Abstract: Formative feedback has great potential for teaching and learning in online undergraduate programmes. There is a large number of courses where the main source of feedback is provided by the instructor. This is particularly seen in subjects whe re assessments are designed based on specific activities which are the same for all students, and where the assessment is performed by the instructor, not by a peer. Additionally, in introductory or basically procedural courses, there is often a need for instructor feedback, as opposed to peer‑feedback, as it demands high quality feedback both in the content and in the process in order not to mislead students. Therefore personalized feedback provided by instructor is an academic demand in the current educ ational models that have positioned the student at the center of the learning process. However in the present context of high student‑staff ratio, it is not easy to extend the use of individual comments delivered by instructors among the academic communit y. This article focuses on the virtual higher education environment given its present and future potential as well as the amount of queries currently surrounding it. Literature on formative feedback in higher education has been reviewed for the period 200 0 to 2014, in order to find answers as to which aspects are relevant to efficiently implement personalized feedback prepared by the teacher.Findings show that effective personalized feedback in an virtual environment requires a three‑dimensional analysis: from the student perspective, from the instructor one and from the media perspective (written text, video recording or audio recording) , in order to find shared aspects that contribute to the enhancement in the use of personalized feedback performed by faculty.
Keywords: Keywords: formative feedback, effective feedback, online feedback, student-professor dialogue
The relationship between an Online Synchronous Learning Environment and Knowledge Acquisition Skills and Traits: The Blackboard Collaborate Experience pp204‑222
Abstract: Online learning is becoming more attractive to perspective students because it offers them greater accessibility, convenience and flexibility to study at a reduced cost. While these benefits may attract prospective learners to embark on an onlin e learning environment there remains little empirical evidence relating the skills and traits of knowledge acquisition with a synchronous online environment supported by Blackboard Collaborate. Without understanding this relationship colleges and universi ties cannot assess if their programs offered through educational communication technologies, such as Blackboard, enhance learner⠒s skills and traits that are essential for knowledge acquisition. The purpose of this paper is to (i) examine the relatio nship between an online learning environment, which is supported by Blackboard Collaborate, and the skills and traits of knowledge acquisition, (ii) assess the influence of online learners motivation on knowledge acquisition skills and traits, and (iii ) propose alternative Blackboard Collaborate layout and structure derived from the process of a critical reflection. Data was collected from 84 learners who studied online courses in a Higher Education Institution in the United Arab Emirates. The Analys is of Moment Structures (AMOS) was employed to perform the path analysis and SPSS was used to determine the factor structure of the examined variables. The study revealed three major findings. First, easy access of the Blackboard Collaborate and an effe ctively designed structure enhanced learners⠒ problem understanding and communication. It also improved the personal traits of conceptualisation, tolerance and amiability that are essential for knowledge acquisition. Second, the readiness of the online learners with educational communication technologies had a positive influence on their liberal arts knowledge. Third, learners⠒ attested motivation to embark on synchronous online classes enhanced their knowledge acquisition skills and traits. Finally, alternative Blackboard Collaborate layouts and struc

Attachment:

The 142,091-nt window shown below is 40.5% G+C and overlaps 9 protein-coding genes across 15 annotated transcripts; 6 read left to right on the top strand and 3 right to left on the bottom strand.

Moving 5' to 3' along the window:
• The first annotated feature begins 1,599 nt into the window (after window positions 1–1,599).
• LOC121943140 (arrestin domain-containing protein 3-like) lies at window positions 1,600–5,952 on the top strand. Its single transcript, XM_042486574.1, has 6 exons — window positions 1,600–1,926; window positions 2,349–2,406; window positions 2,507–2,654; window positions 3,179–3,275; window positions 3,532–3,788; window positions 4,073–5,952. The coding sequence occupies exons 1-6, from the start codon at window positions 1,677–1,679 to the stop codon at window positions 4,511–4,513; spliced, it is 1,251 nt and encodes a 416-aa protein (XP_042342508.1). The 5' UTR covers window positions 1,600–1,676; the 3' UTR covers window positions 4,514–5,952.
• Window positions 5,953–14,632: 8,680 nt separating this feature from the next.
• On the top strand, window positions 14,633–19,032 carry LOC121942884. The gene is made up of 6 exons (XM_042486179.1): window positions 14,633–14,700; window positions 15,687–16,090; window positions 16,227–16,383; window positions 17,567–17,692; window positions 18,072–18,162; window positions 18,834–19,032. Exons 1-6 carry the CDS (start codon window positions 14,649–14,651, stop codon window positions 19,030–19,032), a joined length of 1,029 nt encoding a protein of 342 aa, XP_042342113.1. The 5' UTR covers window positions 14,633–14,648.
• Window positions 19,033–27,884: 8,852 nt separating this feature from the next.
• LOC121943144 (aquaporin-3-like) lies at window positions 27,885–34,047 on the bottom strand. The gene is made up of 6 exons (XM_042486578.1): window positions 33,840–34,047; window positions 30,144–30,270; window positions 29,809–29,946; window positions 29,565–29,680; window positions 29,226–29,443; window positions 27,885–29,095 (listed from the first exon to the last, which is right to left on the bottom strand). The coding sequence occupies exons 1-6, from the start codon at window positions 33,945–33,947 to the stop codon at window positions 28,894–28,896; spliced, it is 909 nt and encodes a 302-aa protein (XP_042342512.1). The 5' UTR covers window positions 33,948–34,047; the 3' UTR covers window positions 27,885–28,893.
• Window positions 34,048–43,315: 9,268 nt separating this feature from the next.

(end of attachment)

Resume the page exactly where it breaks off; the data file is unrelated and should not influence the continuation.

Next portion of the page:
Keywords: Keywords: Blackboard collaborate, e-learners, online learning, knowledge acquisition, synchronous
Abstract: This paper presents a case study of using blended learning to enhance students language skills and learner autonomy in an Asian university environment. Blended learning represents an educational environment for much of the world where computers and the Internet are readily available. It combines self‑study with valuable face‑to‑face interaction with a teacher. This study puts the spotlight on learning outcomes in an English for Specific Purposes (ESP) class in Thailand in which e‑learning str ategies are used in parallel with traditional classroom language teaching methods of the four language learning skills. These skills are listening, speaking, reading and writing. The achievements and attitudes of students were compared between the control group and the experimental group to measure the potential of available technology to develop language skills and learner autonomy. The findings from this study show that online practice is directly beneficial to enhance the four language learning skills as well as autonomous learning and learner motivation.
Keywords: Keywords: blended learning, e-learning, learner autonomy, Communicative Business English, English for Specific Purposes, ESP, motivation